• age
  • health
  • emotional state
  • room density
  • what walls are made of
  • approximate location

And M.I.T. and others are figuring out how to replicate voiceprints.  Ponder that for a minute. Yikes.

(But be careful what you think: computer systems can now pick up what you say inside your head.)

There’s also data beneath the skin. Facial recognition is getting more and more ubiquitous. For the sake of convenience, all of the new iPhones released this year only have Face ID, with no Touch ID capability any more.  Voice or face authentication helps simplify access to buildings, resources, and services. At the library of the future, it could even be used to check out materials.

In China, face IDs are all the rage. Your face gets you a loan, you can smile into a camera to pay for something, and the police wear special smartglasses for ID recognition.  If you jaywalk in one place in China, your face is captured and connected to your social media identity, and then you get publicly shamed on giant billboards for all to see.



What will it mean that these digital IDs from your voice or face become necessary to function in a connected digital world?

2. Deepfake
, what’s that?

It’s now possible with the use of AI and deep machine learning to combine and superimpose existing images and videos onto source images or videos.  Sounds straightforward – but it has huge ramifications. What we think is our reality can be manipulated in an automatic manner right in front of our eyes. Seeing is no longer believing.

I think in this instance it’s better to show rather than tell. Here is an example of a deepfake video of Barack Obama being made to give an MLK speech:




AI can also fill in the gaps inside a photo or a video:



AI can watch a video and predict what will happen next:


And it can even, all by itself, go ahead and visually show a reconstruction of that prediction happening.

A positive use of this tech is AI monitoring security footage to detect anomalies.  Inside factories, for example, AI could notice and alert humans of machine faults and fatigued workers, contributing to efficiency and saving money and even lives.

To learn more about deepfake videos, watch this recent primer from the Wallstreet Journal:


Tech in Context:

What do digital ID systems and deepfake videos have in common? In the wrong hands – like those of criminals, hoaxers, scammers, and authoritarian regimes – they have the potential to be truly terrifying.

As a recent Wired article pointed out, digital ID systems are currently ripe for exploitation and abuse, threatening our freedoms and democracies. Ars Technica pointed out this month that  “Touch ID requires a physical, affirmative act of pressing a finger onto the scanner. But Face ID can be used from a few feet away, practically with just a furtive glance.” Where we used to be able to legally opt out of giving up our personal info locked inside our phones, we may now be easily forced to relinquish it by simply having looked up when our phone is placed in front of us.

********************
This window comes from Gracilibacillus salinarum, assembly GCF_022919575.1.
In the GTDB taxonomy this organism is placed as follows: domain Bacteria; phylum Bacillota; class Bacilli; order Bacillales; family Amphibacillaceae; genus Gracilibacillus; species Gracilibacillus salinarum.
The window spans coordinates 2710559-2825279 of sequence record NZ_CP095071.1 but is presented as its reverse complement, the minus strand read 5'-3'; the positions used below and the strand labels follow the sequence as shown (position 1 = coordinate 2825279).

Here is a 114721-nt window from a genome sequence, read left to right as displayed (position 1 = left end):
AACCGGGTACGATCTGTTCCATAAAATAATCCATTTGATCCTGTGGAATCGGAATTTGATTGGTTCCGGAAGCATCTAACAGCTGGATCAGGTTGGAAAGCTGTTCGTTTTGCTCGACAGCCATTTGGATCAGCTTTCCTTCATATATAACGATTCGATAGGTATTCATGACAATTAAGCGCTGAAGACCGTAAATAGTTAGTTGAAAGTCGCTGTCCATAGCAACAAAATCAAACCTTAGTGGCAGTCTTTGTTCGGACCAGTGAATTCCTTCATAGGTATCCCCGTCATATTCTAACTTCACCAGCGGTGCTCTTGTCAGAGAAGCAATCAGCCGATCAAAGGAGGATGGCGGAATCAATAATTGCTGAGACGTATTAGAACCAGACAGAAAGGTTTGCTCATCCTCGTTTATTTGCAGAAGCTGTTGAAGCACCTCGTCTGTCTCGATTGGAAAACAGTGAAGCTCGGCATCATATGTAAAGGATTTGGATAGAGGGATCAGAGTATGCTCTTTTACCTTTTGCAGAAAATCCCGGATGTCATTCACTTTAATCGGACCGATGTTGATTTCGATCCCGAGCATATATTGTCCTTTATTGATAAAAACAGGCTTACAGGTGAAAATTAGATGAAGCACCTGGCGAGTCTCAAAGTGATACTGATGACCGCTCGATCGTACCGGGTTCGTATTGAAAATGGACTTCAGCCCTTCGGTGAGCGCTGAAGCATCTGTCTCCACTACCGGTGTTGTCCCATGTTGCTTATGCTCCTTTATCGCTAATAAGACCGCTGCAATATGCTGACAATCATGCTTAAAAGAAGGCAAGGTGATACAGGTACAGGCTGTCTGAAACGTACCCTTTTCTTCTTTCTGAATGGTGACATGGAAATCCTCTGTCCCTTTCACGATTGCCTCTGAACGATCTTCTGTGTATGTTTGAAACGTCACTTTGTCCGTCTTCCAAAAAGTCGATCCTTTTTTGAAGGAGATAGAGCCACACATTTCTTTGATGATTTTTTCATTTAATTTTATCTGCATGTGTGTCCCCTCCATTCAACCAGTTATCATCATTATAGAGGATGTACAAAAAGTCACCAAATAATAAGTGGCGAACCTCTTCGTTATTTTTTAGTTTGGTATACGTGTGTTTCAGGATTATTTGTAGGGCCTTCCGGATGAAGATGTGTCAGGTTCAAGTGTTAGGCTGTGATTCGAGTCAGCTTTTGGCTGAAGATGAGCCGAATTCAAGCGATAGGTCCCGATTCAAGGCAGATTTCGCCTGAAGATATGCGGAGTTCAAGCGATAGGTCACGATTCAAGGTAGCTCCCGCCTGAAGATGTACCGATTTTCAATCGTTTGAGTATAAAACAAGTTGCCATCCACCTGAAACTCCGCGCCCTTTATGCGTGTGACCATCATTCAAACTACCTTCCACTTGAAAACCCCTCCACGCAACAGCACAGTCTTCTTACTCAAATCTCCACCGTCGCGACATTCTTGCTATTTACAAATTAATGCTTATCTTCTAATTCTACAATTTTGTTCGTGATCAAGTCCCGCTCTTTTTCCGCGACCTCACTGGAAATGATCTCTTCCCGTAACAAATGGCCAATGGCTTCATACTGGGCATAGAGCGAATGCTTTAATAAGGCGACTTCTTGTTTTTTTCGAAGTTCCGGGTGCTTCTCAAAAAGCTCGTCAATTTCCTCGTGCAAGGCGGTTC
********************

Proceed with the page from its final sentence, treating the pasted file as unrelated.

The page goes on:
Despite its many interesting and positive applications, AI’s new abilities to understand/predict/remake videos is understandably troubling, particularly in regard to hoaxes.  A deepfake video could be a form of identity theft – someone manipulating your likeness to make it look like you did something you didn’t do.


Library Role:

Should you as library workers be scared of these technologies?  Yes. But that doesn’t mean putting your head in the sand. Quite the opposite: it’s up to our profession to stay brave and keep our eyes wide open, doing all we can to better understand the potential pitfalls and dangers so we can protect our communities.  I see the library as part of the antidote to these techs’ terrors, a sort of Defense Against the Dark Arts.  It’s part of a library staffer’s job to inform patrons about privacy and security and to provide protection tools and resources.

As the Wired article urges, all must “advocate for the principles of data minimization, decentralization, consent, and limited access that reinforce our fundamental rights.” It falls especially to libraries to help voice this and perform the role of stewards and guides.

Libraries fight against misinformation, for free speech and other patron rights and protections.  The deepfake videos have the potential to add more disinformation and untrustworthy media into the world.

But what’s new about that? These are age-old problems for librarians and archivists.

I personally think we got this.

To leave you with, here’s a fun use of deepfake video technology.  UC Berkeley recently published this research, cleverly entitled, “Everybody Dance Now“, which actually shows how everybody will, well, be able to dance now.  On video, anyway…